Wednesday, March 22, 2006

Discussion on Libraries & War

In class on 3/23, we will be giving you some time for small group discussions on one or both of the following questions. We would like you to start thinking about these issues, but please do NOT post anything about it here to the weblog until after class.

Question 1: How does the ALA response to censorship, loyalty investigations and other privacy issues from 1930-1950 as discussed in this week’s readings compare and contrast to what you know of the ALA’s response to the current Iraq war and specifically the Patriot Act?

Question 2: The weblog discussion of our last reading (Pawley’s book) raised the question of how future historians can do research on patrons’ reading habits given the lack of current library records that link an item to a patron’s record. How do you think we can balance patrons’ privacy concerns in the 21st century (particularly in the current climate with the Patriot Act laws) and the desire of future library and print culture historians to study reading trends for our time?

4 comments:

Hannah Gray said...

Well, from what I know the
ALA has pretty vehemently opposed the efforts of the government in implementing the Patriot Act. I think what surprised me most when reading about the ALA's stance through the years is how inconsistent they have been. I think that many Americans might believe that the ALA and its librarians have always been pretty staunchly opposed to invading the patron's privacy. However, the ALA appeared to waffle on many issues during the Cold War. I am not necessarily defending the ALA's inaction in not always taking a strong stand on loyalty oaths or in defending those librarians who chose not to sign them, but I think the political climate of the Cold War was even scarier than the political climate now.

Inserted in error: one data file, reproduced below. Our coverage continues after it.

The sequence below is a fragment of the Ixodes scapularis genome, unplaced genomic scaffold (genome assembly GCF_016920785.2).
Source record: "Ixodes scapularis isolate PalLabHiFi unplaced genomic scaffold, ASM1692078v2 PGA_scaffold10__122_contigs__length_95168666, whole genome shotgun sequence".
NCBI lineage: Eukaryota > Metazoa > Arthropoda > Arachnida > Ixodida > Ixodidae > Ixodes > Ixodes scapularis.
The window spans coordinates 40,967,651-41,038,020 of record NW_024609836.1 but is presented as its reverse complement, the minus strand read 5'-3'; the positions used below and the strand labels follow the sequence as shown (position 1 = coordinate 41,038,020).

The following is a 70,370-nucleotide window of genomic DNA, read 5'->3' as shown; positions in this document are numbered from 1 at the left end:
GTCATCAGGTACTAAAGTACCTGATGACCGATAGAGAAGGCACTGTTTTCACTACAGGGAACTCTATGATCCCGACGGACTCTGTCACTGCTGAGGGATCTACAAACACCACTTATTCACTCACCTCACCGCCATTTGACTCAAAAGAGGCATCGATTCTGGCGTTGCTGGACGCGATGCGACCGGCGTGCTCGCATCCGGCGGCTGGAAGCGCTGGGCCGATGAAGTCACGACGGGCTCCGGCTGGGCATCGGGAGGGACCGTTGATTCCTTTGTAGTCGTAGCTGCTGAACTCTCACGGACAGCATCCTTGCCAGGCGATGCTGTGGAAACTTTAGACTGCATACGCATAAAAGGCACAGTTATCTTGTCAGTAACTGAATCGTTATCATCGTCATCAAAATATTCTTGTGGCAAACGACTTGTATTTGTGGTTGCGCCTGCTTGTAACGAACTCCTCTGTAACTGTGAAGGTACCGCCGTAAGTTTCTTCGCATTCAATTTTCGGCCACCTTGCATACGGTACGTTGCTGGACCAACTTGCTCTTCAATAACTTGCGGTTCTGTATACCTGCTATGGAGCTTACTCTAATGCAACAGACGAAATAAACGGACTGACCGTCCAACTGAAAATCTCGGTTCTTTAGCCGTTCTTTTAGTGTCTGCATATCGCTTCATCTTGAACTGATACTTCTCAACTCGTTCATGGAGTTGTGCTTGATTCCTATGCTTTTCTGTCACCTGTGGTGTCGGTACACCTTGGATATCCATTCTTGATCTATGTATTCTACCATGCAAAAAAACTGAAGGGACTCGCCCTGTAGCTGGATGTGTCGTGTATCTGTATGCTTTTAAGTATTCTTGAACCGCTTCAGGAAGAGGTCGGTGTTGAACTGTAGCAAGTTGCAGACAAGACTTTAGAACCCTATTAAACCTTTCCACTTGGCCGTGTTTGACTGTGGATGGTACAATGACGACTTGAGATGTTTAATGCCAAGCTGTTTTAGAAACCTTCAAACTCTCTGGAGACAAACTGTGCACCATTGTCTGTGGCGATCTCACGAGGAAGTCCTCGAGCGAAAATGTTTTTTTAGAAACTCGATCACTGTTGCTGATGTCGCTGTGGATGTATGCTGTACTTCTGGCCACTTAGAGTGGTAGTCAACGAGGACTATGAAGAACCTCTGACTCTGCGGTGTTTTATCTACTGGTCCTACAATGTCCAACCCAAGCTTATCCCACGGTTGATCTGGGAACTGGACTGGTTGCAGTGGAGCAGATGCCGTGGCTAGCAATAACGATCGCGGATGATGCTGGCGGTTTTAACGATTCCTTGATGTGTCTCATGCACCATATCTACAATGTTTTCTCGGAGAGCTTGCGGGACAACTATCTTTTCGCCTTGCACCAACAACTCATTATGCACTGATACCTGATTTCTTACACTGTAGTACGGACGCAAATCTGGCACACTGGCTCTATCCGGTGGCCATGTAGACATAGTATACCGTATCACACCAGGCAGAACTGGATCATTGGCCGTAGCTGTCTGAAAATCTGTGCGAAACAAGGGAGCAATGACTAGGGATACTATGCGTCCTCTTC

megan bacon said...

I can't help but wonder what really is the purpose of the ALA and for that matter what is the reason for the patriot act? I can't help but wonder what kind of incrimintating information do we really think we can get from library statistics? For that matter I question how much to library statistics really help us know besides maybe a graph or stastical chart that goes into a budget or grant that most likley will be looked at once and then disragarded. In regards to the idea of war and what role does the library play, I think right now as well as many organizations no one is willing to step up to the plate and voice there opinions and be ok with that. Although I sit in library school hearing a lot of talk about librarians and the power to change culture and soceity I don't really see it happening. I really wonder what will it take to get librarians and all of soceity to really take an interest in the advancement of soceity?????????

SarahStumpf said...

Our group discussed the possibility of an opt-in system in class, but we did not have time to throw it open to everyone. Me personally, I don't care if someone sees my library reccords, medical reccords, driving reccords, etc. I don't feel the need for all the privacy about my life.

We were thinking about something where when you sign up for a library card, you can check a box or something to allow the library all access to your reccord for research. That way, you can have it both ways.

Would this be practical? Would it appease both sides or no one? Am I the only one who thinks it could work?

Kristin said...

An opt-in system could be a good idea to get some more personal details, but it's only as good as the number of willing volunteers. I think an opt-in system would work best in conjunction with anonymous user statistics, which link things like gender and age to the circulation records. These, however, have limitations. Like many have mentioned before, there is no way to know if the patron read the books s/he checked out. In class, someone mentioned doing surveys, which ask patrons about books they have read. Those seem to be a good way to get at the question of what people are reading.